The Patrick administration is continuing to hold the proposed merger of NStar [NST] and Northeast Utilities hostage to its costly “green agenda,” which ought to have utility ratepayers in Massachusetts on high alert.
Last week the state Department of Public Utilities announced that it will apply a more rigorous standard than usual in reviewing utility mergers, by requiring that they produce a “net benefit” to the public in order to win regulatory approval. By net benefit, think more wind power and greater efforts to reduce greenhouse gas emissions.
Under the previous non-political standard, in effect for decades, the requirement was that such mergers cause “no net harm.”
It’s a small but significant change, and it was made by the DPU at the specific request of Gov. Deval Patrick’s energy team – after the NStar/NU merger was announced, and after the utilities had already filed official notice with the state.
It also happens to come as Boston-based NStar has declined to enter an agreement with Cape Wind to purchase the private energy company’s wind power at inflated rates. Gee, wonder if the powers-that-be would consider such a deal a “net benefit” . . .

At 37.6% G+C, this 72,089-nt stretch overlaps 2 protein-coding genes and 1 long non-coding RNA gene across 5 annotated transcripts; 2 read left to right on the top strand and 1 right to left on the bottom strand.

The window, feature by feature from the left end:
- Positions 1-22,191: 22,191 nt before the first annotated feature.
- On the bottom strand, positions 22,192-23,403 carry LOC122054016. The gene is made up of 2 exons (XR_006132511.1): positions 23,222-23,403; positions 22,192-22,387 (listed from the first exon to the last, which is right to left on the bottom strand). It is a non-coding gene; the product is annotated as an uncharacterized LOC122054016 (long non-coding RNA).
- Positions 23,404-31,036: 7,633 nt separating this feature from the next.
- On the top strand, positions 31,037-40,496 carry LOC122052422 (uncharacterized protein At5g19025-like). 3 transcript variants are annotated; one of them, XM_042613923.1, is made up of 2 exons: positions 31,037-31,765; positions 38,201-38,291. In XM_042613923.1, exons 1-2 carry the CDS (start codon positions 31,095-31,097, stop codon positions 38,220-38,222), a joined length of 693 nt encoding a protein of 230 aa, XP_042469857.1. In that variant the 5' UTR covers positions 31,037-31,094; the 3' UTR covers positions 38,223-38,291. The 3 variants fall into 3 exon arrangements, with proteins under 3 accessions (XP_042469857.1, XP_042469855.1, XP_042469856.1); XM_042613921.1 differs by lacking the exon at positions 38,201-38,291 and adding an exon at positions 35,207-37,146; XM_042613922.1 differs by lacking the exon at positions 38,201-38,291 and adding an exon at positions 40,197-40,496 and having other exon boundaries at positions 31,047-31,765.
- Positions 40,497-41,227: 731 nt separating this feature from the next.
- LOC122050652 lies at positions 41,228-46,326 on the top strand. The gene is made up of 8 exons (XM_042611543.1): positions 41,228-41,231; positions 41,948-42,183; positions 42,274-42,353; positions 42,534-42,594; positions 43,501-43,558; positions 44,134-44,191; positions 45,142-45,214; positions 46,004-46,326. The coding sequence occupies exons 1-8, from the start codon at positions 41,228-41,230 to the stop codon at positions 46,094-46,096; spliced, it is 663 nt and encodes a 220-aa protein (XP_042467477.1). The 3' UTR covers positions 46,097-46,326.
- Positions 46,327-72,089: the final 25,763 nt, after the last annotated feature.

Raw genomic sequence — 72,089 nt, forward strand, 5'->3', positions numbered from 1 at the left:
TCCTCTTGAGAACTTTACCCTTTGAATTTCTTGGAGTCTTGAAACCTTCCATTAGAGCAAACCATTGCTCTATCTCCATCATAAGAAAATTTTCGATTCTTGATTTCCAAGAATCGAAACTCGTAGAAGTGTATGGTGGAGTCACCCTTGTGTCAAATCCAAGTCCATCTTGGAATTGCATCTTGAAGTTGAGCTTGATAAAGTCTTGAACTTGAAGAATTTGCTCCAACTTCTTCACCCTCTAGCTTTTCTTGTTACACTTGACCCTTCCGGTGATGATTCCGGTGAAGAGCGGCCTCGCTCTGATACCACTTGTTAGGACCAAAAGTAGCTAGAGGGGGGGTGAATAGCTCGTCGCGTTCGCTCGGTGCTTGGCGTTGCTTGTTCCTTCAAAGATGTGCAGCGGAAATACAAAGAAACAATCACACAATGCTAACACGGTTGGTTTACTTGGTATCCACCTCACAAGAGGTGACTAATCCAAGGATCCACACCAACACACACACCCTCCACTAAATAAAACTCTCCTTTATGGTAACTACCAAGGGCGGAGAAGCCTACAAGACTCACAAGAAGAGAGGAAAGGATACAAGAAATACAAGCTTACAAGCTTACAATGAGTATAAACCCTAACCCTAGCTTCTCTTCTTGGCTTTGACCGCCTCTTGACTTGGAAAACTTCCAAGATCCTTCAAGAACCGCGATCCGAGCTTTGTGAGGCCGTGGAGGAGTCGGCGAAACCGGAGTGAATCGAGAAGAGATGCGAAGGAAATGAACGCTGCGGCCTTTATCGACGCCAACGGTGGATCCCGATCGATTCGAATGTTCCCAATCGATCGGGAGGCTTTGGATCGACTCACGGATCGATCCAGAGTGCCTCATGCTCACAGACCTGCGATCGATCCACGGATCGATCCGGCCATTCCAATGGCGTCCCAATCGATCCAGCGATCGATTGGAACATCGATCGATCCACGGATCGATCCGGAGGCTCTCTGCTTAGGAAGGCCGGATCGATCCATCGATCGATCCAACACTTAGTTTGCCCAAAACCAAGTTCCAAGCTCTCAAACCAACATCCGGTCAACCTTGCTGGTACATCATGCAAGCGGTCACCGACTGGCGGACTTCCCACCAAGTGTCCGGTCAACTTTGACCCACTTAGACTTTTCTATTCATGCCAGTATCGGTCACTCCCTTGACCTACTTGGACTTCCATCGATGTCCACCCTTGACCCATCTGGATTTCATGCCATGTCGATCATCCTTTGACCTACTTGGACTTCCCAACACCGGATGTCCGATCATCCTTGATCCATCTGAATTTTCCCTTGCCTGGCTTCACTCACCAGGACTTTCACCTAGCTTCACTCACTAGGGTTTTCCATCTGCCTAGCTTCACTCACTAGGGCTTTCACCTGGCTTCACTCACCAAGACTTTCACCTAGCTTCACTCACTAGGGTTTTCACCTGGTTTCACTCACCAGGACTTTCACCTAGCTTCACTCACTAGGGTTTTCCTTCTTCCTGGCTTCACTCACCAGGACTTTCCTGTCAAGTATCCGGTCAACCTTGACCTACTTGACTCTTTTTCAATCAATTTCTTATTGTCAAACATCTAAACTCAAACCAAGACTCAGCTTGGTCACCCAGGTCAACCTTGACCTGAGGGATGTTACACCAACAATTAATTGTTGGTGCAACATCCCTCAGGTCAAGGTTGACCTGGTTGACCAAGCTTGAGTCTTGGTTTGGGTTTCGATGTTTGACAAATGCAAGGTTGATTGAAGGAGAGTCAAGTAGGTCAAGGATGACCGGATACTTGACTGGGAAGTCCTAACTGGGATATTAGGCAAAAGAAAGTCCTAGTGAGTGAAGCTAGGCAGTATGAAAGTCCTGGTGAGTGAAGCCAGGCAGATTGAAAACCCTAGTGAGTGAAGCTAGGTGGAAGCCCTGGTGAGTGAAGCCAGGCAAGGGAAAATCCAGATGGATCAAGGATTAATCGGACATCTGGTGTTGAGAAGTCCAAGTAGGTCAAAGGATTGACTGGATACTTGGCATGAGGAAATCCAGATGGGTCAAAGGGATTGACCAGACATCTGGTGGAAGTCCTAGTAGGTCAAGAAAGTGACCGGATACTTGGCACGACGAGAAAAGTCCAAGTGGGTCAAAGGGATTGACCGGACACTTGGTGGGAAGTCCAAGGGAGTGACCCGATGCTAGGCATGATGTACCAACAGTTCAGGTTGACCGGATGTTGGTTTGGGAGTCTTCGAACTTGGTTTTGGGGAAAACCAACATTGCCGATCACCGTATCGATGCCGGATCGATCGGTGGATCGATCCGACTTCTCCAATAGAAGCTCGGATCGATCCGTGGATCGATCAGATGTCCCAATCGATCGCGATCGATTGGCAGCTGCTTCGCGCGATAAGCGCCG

NStar has already announced agreements with three separate New England wind power companies to purchase energy, while the merged company plans to invest in the transmission of hydroelectric power from Quebec, all of which will enable the utility to meet its renewable energy obligations under existing state law. The fact that it won’t purchase the energy from the Patrick administration’s favored source – which would unduly burden businesses and individual ratepayers – should have no bearing on this merger.
The Patrick-controlled DPU has changed the rules of the game at half-time, and established an ambiguous standard that both exceeds the department’s authority and is vulnerable to political influence. The merger should be evaluated as to its costs, benefits and the impact on the safe, efficient and reliable delivery of electricity. Stretching the standard of regulation in an attempt to further the governor’s dreams of a wind-powered world is plain wrong.
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